The Orthodox tradition should be described as the tradition that is not disturbed or alarmed by the multitude of the languages, whether among diverse nations, or among historical periods of the same nation. The Bible says that in the beginning «the whole world had one language and a common speech» (Gen. 11: 1). When they attempted to build the tower of Babel, their relationship with God was broken and their relationship with one another as well. Their common language was broken into numerous different languages and the human race was scattered over the face of the earth (Gen 1: 1-9). The linguistic multitude appears as a consequence of sin. Nevertheless, the Church never sought a playback, that is, the imposition of one common language on the nations or through the ages. She realistically accepts the already existing post-Babel languages and tries to transform them into new flesh of the truth. This is what happened, firstly -in opposition to Babel- at the Pentecost, when people from different nations heard the Apostles declaring the wonders of God in each of their own languages (Acts 2: 4-6). This was the beginning of the opening un of the Church to the world, so that «every tongue confess that Jesus Christ is Lord» (Phil. 2: 11). It is very characteristic how an important Christian text dating from the 2nd or the 3rd century, the «Epistle to Diognetus», describes the presence of the Christians in the world. It clarifies that the Church is certainly something new to the world, but, at the same time, She is not a marginalized sect speaking an extraterrestrial jargon: «The difference between Christians and the rest of mankind is not a matter of nationality, or language, or customs. Christians do not live apart in separate cities of their own, speak any special dialect, nor practice any eccentric way of life... Nevertheless, the organization of their community does exhibit some features that are remarkable, and even surprising... For them, any foreign country is a motherland, and any motherland is a foreign country»10). This is why; after all, St. John Chrysostom assures us that it is no shame if the Church adopts the so-called barbarian languages (11)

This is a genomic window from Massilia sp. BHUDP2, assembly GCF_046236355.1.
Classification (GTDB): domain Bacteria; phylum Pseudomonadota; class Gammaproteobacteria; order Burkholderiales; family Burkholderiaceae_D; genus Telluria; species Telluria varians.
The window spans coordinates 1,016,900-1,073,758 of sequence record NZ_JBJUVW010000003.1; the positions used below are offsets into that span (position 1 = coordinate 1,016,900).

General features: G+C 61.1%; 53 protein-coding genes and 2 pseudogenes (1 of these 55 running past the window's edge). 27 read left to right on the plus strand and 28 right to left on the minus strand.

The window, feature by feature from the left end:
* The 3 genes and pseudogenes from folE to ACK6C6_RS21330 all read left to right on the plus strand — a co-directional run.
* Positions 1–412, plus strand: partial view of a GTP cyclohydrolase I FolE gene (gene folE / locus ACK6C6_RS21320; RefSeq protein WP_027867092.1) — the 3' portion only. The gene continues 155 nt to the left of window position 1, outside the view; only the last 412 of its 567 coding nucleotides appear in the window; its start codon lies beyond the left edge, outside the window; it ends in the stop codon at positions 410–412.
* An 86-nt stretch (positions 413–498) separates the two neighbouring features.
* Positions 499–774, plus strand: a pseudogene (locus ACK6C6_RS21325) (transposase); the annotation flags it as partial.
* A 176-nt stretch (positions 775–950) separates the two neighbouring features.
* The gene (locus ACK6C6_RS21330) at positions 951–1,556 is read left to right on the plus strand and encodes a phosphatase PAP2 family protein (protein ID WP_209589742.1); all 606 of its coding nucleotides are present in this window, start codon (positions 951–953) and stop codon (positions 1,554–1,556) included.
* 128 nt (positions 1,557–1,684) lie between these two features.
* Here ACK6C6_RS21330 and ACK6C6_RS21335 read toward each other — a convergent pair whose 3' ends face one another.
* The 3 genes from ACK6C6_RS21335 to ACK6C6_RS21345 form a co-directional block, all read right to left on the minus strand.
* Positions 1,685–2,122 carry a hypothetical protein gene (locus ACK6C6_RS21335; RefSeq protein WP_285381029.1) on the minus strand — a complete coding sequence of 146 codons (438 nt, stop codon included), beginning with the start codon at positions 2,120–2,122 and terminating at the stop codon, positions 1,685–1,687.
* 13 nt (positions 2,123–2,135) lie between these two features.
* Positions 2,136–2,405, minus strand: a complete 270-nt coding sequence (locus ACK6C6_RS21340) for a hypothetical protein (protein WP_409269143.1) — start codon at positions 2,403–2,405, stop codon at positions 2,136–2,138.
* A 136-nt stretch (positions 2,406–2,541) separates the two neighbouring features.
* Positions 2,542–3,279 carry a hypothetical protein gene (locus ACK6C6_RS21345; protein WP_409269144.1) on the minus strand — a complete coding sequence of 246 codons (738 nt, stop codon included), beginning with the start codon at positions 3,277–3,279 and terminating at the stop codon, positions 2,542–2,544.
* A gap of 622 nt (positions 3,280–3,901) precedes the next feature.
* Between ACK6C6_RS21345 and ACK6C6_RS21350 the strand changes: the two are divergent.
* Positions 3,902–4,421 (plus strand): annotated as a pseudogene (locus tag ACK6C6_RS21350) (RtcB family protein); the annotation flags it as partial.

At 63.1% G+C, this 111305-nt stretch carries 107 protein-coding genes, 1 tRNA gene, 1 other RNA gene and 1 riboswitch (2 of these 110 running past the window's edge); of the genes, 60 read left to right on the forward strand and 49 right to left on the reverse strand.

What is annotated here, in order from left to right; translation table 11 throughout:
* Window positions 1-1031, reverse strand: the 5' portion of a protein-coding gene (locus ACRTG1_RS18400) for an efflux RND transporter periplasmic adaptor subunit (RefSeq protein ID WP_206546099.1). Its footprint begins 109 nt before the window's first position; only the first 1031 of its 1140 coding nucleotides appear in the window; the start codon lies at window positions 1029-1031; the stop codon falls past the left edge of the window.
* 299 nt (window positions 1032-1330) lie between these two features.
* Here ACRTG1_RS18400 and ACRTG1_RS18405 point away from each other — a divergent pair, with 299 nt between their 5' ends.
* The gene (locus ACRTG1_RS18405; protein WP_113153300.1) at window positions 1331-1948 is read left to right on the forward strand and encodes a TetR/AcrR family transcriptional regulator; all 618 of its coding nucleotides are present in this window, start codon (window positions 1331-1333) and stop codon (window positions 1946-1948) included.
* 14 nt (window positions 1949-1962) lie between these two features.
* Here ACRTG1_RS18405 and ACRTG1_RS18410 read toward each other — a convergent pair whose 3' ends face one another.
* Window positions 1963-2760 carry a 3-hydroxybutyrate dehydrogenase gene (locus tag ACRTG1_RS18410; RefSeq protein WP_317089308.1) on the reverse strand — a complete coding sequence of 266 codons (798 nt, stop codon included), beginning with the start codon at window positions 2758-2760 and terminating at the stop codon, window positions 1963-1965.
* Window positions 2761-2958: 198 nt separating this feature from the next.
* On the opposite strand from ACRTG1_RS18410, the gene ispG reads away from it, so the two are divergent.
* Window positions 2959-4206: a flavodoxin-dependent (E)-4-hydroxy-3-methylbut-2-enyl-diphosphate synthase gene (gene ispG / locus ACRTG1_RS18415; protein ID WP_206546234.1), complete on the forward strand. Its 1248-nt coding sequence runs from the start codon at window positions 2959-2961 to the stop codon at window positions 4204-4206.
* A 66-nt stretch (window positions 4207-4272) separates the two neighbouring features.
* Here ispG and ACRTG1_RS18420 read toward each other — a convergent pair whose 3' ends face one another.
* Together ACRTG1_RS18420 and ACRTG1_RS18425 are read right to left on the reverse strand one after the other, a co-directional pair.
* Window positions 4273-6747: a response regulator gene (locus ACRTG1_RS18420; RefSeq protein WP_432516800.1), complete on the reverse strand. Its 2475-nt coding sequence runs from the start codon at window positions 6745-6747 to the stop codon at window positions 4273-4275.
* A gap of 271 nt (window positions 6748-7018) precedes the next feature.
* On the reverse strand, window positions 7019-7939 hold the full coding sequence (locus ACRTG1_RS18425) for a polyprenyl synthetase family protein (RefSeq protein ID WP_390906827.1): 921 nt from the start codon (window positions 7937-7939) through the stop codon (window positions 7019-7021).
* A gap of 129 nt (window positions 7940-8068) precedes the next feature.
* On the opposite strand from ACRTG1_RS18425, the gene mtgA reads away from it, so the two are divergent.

One could go on mentioning several examples of this Church attitudel2 [e.g. the missionary work of St. Innocent Veniaminov (1797-1879) among the tribes of Alaska, Nikolai Ilminski among the Tartars (1822-1891), St. Nikolai Kassatkin in Japan (1836-1912), etc]. But, what is of special importance to us today is the debate between the western clergymen and St. Cyril, the Apostle of the Slavs. The western clergymen claimed that the Liturgy should be performed exclusively in the three ancient languages, Hebrew, Greek and Latin, in which Pilate ordered the composition of the inscription of the Crucifixion, «Jesus of Nazareth, the king of the Jews" (John 19: 19). St. Cyril confronted them and called them Pilate's disciples. He defended not only the right of every people to hear and speak, but also the right of God to reveal Himself to everyone (13). So, today, if we, Orthodox Christians, tend to pronounce one language as «holy» and the rest as «profane», we turn our back on the tradition of Orthodoxy and espouse the opinion of the western clergymen just mentioned; while -it should be recalled- the Roman Catholics proceeded to the adoption of the vernacular, at least since Vatican II.
All this linguistic sensibility is not merely a matter of the translation of texts from one language to another. Beyond this, it has to do with the very construction of the Church. It enables a local Church to be truly local and truly Church. It enables Her to express Herself, to produce her own texts and produce a new transplantation of the Truth into a new field, in a new cultural context, in a particular civilization, in a particular society.